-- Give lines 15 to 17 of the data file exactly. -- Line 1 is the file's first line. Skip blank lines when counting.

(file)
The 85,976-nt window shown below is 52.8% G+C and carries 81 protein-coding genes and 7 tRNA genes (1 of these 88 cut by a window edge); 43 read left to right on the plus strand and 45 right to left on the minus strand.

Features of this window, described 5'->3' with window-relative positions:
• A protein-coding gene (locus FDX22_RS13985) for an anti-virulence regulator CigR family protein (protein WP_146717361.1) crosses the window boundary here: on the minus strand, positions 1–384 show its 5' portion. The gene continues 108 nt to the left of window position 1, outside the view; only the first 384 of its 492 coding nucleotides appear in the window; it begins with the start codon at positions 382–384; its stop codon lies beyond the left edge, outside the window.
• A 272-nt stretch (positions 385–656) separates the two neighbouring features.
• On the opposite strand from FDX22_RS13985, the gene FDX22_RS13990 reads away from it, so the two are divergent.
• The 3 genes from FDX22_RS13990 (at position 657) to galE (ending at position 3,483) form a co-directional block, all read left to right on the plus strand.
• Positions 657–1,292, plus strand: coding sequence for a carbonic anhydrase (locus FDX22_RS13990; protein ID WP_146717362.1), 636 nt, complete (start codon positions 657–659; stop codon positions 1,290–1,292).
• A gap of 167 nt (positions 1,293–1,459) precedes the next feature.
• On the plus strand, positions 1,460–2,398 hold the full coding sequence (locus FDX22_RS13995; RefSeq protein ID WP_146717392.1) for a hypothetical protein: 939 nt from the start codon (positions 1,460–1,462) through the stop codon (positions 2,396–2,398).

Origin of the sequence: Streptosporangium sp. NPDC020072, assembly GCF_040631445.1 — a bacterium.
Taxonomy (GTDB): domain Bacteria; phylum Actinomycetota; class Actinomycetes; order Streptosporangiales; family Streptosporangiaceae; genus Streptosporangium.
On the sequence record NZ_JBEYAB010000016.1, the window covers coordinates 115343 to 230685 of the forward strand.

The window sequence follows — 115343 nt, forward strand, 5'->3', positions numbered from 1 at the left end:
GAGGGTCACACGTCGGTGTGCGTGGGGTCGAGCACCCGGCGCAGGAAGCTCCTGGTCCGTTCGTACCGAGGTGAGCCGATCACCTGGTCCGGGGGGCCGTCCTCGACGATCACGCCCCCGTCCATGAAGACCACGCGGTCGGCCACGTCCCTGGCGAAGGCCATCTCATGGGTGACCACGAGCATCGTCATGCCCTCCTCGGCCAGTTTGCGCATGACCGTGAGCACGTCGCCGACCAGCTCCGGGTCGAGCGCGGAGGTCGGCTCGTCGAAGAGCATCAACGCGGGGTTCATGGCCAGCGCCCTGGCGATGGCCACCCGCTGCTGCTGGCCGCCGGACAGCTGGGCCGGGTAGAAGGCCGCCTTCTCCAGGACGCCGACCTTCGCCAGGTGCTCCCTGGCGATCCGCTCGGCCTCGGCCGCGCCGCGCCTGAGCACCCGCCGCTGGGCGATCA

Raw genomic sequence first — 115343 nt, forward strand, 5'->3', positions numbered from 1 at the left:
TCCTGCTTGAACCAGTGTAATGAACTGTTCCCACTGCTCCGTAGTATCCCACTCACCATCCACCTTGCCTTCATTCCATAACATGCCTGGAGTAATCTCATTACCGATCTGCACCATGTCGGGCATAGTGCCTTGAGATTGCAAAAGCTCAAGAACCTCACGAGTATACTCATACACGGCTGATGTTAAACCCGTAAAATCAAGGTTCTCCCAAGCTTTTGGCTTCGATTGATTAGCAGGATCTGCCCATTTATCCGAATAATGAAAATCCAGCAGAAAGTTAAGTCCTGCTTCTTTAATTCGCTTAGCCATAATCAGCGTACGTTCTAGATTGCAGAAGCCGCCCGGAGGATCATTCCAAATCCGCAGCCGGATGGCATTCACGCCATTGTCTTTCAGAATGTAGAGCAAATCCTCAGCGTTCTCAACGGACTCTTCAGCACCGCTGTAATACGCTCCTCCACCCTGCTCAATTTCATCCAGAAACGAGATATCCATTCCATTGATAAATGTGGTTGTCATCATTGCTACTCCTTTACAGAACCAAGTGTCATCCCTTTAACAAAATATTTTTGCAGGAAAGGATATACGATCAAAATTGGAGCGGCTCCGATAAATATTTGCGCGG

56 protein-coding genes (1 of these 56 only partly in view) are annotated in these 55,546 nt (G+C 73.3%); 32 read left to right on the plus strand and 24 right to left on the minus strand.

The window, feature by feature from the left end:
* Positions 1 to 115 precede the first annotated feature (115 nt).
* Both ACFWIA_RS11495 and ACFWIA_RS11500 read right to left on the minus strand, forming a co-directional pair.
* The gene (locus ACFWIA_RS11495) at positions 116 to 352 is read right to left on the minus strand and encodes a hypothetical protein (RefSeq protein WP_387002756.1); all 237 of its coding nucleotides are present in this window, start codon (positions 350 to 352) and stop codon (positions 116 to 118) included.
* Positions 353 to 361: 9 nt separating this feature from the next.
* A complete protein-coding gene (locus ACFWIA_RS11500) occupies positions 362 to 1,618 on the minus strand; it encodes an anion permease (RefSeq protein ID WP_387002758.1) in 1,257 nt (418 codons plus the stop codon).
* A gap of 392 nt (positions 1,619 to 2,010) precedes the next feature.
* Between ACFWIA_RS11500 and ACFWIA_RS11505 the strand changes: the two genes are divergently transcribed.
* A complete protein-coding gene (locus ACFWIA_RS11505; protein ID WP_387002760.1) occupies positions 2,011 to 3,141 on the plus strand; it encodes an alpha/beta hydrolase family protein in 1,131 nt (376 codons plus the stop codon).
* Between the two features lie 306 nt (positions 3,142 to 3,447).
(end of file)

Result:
Raw genomic sequence first — 115343 nt, forward strand, 5'->3', positions numbered from 1 at the left:
TCCTGCTTGAACCAGTGTAATGAACTGTTCCCACTGCTCCGTAGTATCCCACTCACCATCCACCTTGCCTTCATTCCATAACATGCCTGGAGTAATCTCATTACCGATCTGCACCATGTCGGGCATAGTGCCTTGAGATTGCAAAAGCTCAAGAACCTCACGAGTATACTCATACACGGCTGATGTTAAACCCGTAAAATCAAGGTTCTCCCAAGCTTTTGGCTTCGATTGATTAGCAGGATCTGCCCATTTATCCGAATAATGAAAATCCAGCAGAAAGTTAAGTCCTGCTTCTTTAATTCGCTTAGCCATAATCAGCGTACGTTCTAGATTGCAGAAGCCGCCCGGAGGATCATTCCAAATCCGCAGCCGGATGGCATTCACGCCATTGTCTTTCAGAATGTAGAGCAAATCCTCAGCGTTCTCAACGGACTCTTCAGCACCGCTGTAATACGCTCCTCCACCCTGCTCAATTTCATCCAGAAACGAGATATCCATTCCATTGATAAATGTGGTTGTCATCATTGCTACTCCTTTACAGAACCAAGTGTCATCCCTTTAACAAAATATTTTTGCAGGAAAGGATATACGATCAAAATTGGAGCGGCTCCGATAAATATTTGCGCGG

56 protein-coding genes (1 of these 56 only partly in view) are annotated in these 55,546 nt (G+C 73.3%); 32 read left to right on the plus strand and 24 right to left on the minus strand.